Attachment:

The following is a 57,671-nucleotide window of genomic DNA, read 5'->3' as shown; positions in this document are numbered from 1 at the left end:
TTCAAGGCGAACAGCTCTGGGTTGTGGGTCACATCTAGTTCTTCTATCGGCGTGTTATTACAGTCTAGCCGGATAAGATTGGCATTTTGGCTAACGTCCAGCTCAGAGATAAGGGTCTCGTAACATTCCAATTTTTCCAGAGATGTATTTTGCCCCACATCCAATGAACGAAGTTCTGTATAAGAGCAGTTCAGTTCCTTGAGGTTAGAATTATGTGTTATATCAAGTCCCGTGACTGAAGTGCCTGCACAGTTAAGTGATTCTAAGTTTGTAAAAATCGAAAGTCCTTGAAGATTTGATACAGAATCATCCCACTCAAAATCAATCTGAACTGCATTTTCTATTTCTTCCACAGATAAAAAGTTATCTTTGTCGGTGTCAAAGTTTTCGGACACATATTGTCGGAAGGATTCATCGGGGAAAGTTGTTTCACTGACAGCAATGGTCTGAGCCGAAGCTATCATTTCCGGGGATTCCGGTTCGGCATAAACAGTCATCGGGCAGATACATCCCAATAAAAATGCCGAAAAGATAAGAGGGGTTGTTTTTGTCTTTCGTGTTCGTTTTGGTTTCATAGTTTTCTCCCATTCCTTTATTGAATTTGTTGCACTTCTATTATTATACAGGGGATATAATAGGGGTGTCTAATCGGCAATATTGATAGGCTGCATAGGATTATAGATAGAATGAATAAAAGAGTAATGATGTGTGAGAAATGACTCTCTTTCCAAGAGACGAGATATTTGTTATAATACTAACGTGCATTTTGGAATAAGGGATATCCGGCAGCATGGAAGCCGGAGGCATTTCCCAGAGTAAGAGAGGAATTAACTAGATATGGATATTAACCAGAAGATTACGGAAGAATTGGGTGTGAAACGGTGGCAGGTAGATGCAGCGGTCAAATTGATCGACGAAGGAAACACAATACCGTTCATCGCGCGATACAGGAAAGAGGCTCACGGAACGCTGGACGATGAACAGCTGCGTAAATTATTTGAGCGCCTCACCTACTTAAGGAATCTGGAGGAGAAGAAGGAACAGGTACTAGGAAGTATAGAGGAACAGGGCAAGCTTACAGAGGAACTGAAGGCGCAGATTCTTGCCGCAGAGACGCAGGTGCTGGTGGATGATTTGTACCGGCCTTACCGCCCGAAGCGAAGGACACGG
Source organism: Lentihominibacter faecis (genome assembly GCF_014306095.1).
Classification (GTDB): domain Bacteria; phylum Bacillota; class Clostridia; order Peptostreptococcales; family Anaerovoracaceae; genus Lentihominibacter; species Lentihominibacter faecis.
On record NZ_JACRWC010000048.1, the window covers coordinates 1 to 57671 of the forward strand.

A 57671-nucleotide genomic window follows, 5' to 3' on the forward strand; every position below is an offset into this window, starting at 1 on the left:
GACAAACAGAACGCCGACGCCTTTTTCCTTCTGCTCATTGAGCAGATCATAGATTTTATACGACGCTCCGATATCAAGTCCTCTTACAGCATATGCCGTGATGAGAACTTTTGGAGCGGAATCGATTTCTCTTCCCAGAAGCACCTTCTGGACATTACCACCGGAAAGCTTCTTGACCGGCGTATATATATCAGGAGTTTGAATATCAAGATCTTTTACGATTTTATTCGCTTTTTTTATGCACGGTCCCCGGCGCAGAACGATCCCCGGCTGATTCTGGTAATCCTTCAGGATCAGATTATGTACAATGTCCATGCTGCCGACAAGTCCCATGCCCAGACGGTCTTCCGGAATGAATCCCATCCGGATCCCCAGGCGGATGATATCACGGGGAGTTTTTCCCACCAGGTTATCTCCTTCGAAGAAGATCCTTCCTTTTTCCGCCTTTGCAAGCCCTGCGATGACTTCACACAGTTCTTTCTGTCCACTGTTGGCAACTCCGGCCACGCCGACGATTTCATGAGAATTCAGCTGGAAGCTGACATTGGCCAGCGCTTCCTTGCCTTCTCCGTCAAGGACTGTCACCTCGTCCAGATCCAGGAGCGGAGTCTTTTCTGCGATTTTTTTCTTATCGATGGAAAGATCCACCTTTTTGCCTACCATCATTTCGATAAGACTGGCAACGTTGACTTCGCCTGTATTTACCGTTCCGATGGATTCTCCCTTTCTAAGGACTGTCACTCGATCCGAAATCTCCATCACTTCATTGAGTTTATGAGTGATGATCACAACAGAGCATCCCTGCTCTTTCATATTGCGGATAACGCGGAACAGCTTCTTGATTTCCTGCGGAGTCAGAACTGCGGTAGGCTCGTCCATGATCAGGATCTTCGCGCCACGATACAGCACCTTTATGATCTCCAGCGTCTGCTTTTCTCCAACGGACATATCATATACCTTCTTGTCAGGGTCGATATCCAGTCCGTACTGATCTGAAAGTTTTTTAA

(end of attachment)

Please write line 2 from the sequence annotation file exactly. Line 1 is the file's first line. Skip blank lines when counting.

TTCAAGGCGAACAGCTCTGGGTTGTGGGTCACATCTAGTTCTTCTATCGGCGTGTTATTACAGTCTAGCCGGATAAGATTGGCATTTTGGCTAACGTCCAGCTCAGAGATAAGGGTCTCGTAACATTCCAATTTTTCCAGAGATGTATTTTGCCCCACATCCAATGAACGAAGTTCTGTATAAGAGCAGTTCAGTTCCTTGAGGTTAGAATTATGTGTTATATCAAGTCCCGTGACTGAAGTGCCTGCACAGTTAAGTGATTCTAAGTTTGTAAAAATCGAAAGTCCTTGAAGATTTGATACAGAATCATCCCACTCAAAATCAATCTGAACTGCATTTTCTATTTCTTCCACAGATAAAAAGTTATCTTTGTCGGTGTCAAAGTTTTCGGACACATATTGTCGGAAGGATTCATCGGGGAAAGTTGTTTCACTGACAGCAATGGTCTGAGCCGAAGCTATCATTTCCGGGGATTCCGGTTCGGCATAAACAGTCATCGGGCAGATACATCCCAATAAAAATGCCGAAAAGATAAGAGGGGTTGTTTTTGTCTTTCGTGTTCGTTTTGGTTTCATAGTTTTCTCCCATTCCTTTATTGAATTTGTTGCACTTCTATTATTATACAGGGGATATAATAGGGGTGTCTAATCGGCAATATTGATAGGCTGCATAGGATTATAGATAGAATGAATAAAAGAGTAATGATGTGTGAGAAATGACTCTCTTTCCAAGAGACGAGATATTTGTTATAATACTAACGTGCATTTTGGAATAAGGGATATCCGGCAGCATGGAAGCCGGAGGCATTTCCCAGAGTAAGAGAGGAATTAACTAGATATGGATATTAACCAGAAGATTACGGAAGAATTGGGTGTGAAACGGTGGCAGGTAGATGCAGCGGTCAAATTGATCGACGAAGGAAACACAATACCGTTCATCGCGCGATACAGGAAAGAGGCTCACGGAACGCTGGACGATGAACAGCTGCGTAAATTATTTGAGCGCCTCACCTACTTAAGGAATCTGGAGGAGAAGAAGGAACAGGTACTAGGAAGTATAGAGGAACAGGGCAAGCTTACAGAGGAACTGAAGGCGCAGATTCTTGCCGCAGAGACGCAGGTGCTGGTGGATGATTTGTACCGGCCTTACCGCCCGAAGCGAAGGACACGG